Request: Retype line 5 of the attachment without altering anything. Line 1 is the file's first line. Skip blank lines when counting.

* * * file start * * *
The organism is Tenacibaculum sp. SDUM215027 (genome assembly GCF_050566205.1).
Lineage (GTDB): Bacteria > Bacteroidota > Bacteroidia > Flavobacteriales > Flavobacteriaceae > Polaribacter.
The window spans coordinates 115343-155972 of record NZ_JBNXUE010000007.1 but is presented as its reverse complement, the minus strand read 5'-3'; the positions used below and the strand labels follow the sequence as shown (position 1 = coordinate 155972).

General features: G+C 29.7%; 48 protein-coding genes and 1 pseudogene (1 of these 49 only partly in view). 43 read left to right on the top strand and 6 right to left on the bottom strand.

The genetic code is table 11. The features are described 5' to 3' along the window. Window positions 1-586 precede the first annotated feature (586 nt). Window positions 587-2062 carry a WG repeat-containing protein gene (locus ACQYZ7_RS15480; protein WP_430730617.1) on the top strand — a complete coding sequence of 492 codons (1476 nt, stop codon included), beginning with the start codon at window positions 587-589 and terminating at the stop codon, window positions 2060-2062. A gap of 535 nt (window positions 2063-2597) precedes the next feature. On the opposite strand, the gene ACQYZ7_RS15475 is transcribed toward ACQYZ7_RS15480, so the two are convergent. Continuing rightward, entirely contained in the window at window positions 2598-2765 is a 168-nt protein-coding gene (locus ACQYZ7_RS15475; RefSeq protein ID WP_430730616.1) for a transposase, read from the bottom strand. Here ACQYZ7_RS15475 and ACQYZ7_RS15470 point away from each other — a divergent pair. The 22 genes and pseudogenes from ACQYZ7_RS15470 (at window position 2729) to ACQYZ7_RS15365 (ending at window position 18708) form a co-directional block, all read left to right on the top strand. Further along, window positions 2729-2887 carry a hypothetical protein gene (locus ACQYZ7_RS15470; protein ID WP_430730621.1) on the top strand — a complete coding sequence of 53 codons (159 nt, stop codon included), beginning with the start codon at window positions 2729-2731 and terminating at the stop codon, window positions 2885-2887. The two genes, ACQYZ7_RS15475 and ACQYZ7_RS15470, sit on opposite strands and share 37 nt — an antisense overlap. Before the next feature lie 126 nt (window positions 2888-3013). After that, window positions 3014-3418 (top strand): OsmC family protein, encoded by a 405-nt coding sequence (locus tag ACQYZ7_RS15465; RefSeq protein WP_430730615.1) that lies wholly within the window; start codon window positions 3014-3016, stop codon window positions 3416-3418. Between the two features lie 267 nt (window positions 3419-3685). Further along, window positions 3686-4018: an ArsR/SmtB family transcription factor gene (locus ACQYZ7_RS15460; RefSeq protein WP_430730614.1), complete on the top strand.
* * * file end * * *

The genetic code is table 11. The features are described 5' to 3' along the window. Window positions 1-586 precede the first annotated feature (586 nt). Window positions 587-2062 carry a WG repeat-containing protein gene (locus ACQYZ7_RS15480; protein WP_430730617.1) on the top strand — a complete coding sequence of 492 codons (1476 nt, stop codon included), beginning with the start codon at window positions 587-589 and terminating at the stop codon, window positions 2060-2062. A gap of 535 nt (window positions 2063-2597) precedes the next feature. On the opposite strand, the gene ACQYZ7_RS15475 is transcribed toward ACQYZ7_RS15480, so the two are convergent. Continuing rightward, entirely contained in the window at window positions 2598-2765 is a 168-nt protein-coding gene (locus ACQYZ7_RS15475; RefSeq protein ID WP_430730616.1) for a transposase, read from the bottom strand. Here ACQYZ7_RS15475 and ACQYZ7_RS15470 point away from each other — a divergent pair. The 22 genes and pseudogenes from ACQYZ7_RS15470 (at window position 2729) to ACQYZ7_RS15365 (ending at window position 18708) form a co-directional block, all read left to right on the top strand. Further along, window positions 2729-2887 carry a hypothetical protein gene (locus ACQYZ7_RS15470; protein ID WP_430730621.1) on the top strand — a complete coding sequence of 53 codons (159 nt, stop codon included), beginning with the start codon at window positions 2729-2731 and terminating at the stop codon, window positions 2885-2887. The two genes, ACQYZ7_RS15475 and ACQYZ7_RS15470, sit on opposite strands and share 37 nt — an antisense overlap. Before the next feature lie 126 nt (window positions 2888-3013). After that, window positions 3014-3418 (top strand): OsmC family protein, encoded by a 405-nt coding sequence (locus tag ACQYZ7_RS15465; RefSeq protein WP_430730615.1) that lies wholly within the window; start codon window positions 3014-3016, stop codon window positions 3416-3418. Between the two features lie 267 nt (window positions 3419-3685). Further along, window positions 3686-4018: an ArsR/SmtB family transcription factor gene (locus ACQYZ7_RS15460; RefSeq protein WP_430730614.1), complete on the top strand.